But he you know, so hard ass man. And like, he definitely 100% like drove home in our brains. Like, you know, like, take ownership. I take ownership for sure. You know, it’s not anybody else’s fault. But yourself. You know, like, like pony up for it. You know, and growing up in this little town and in New Jersey, you know, I, a lot of the guys that I grew up alongside of me, like, that wasn’t their households men, but for for me, it was just like, I grew up tough. It was tough. You know, it was you know, take ownership for it. You know, like manual labor did a lot of manual labor. It was the options were manual, or, or read your math book, you know, I did a post on that, like, probably like six months ago, I just thought that shit was normal. And I was telling somebody about it. They’re like, that’s not normal. I was like, I’m gonna make a post about it and kind of like relay, you know, the, my dad into it and the type of person that I am. And and people are like, wow, it’s amazing, man, you know, but he would say it all the time. He’s like, Listen, I’m going to leave you one day, and you’ll either be the best ditch digger in New Jersey or be the best mathematician is like, but you’ll never go hungry. And I hate that shit. And I hated it. But like, getting into even the military and like seeing, you know, like that other people were were saw to a degree, you know, and I was just sitting there like, man, all these dudes can yell at us. Like, they can’t like slap across the face or hit us with a bell or, you know, crack me across the face. Like, this is awesome. This is gonna be so much easier than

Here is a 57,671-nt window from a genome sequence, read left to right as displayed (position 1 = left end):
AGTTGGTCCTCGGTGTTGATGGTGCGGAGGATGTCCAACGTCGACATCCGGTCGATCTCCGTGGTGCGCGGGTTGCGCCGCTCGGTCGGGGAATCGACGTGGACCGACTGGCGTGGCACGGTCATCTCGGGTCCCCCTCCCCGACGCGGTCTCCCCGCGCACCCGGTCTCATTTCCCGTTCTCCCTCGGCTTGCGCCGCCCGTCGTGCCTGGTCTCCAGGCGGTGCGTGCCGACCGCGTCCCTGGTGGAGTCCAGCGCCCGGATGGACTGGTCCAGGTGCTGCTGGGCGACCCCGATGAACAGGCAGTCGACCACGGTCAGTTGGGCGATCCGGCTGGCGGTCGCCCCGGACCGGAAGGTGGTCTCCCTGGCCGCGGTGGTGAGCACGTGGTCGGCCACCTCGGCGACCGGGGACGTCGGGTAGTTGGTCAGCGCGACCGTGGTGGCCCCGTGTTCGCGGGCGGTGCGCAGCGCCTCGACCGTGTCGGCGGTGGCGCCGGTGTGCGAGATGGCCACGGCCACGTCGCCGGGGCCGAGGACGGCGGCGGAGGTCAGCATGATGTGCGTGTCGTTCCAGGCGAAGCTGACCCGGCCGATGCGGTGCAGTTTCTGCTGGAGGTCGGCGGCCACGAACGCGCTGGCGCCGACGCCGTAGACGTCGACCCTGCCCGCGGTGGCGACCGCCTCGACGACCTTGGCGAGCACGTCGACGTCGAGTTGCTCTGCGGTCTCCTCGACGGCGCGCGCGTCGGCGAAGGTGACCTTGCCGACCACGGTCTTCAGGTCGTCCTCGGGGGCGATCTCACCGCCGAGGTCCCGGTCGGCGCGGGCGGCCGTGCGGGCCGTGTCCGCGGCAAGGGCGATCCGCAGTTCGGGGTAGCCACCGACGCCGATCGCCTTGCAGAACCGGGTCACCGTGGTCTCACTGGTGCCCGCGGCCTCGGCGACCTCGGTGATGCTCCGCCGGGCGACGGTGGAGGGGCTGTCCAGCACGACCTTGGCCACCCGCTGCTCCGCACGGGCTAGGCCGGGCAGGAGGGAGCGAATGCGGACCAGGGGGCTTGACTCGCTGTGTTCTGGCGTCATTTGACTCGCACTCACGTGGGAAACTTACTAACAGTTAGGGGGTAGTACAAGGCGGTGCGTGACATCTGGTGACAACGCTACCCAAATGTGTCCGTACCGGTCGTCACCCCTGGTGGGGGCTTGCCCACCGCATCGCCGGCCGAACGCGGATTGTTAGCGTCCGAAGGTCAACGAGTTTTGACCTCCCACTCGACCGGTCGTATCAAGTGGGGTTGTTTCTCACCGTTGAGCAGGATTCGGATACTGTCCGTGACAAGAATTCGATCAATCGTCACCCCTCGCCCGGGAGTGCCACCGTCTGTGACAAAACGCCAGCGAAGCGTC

what a vacation
is gonna be easy. doing push ups and running anyway, like, that’s, that’s normal day and like, you know, and the yelling is nor that’s how we communicate at the dinner table. Like, wait, like, you know, I can’t get anything thrown at me or slapped. And you know, I don’t anybody on this on listening to this. Don’t ever feel bad for me. I deserve every slap across the face that I got, you know?
Definitely a button pusher for sure. Like, don’t do that. I’m like, Well, I’m gonna do that. I’m going to f1 do that. Excuse me.
yeah, that was a tangent. I’m sorry. I went Oh, no,
no, it’s all good. Are there any other audio books that have had an influence on you like, Extreme Ownership?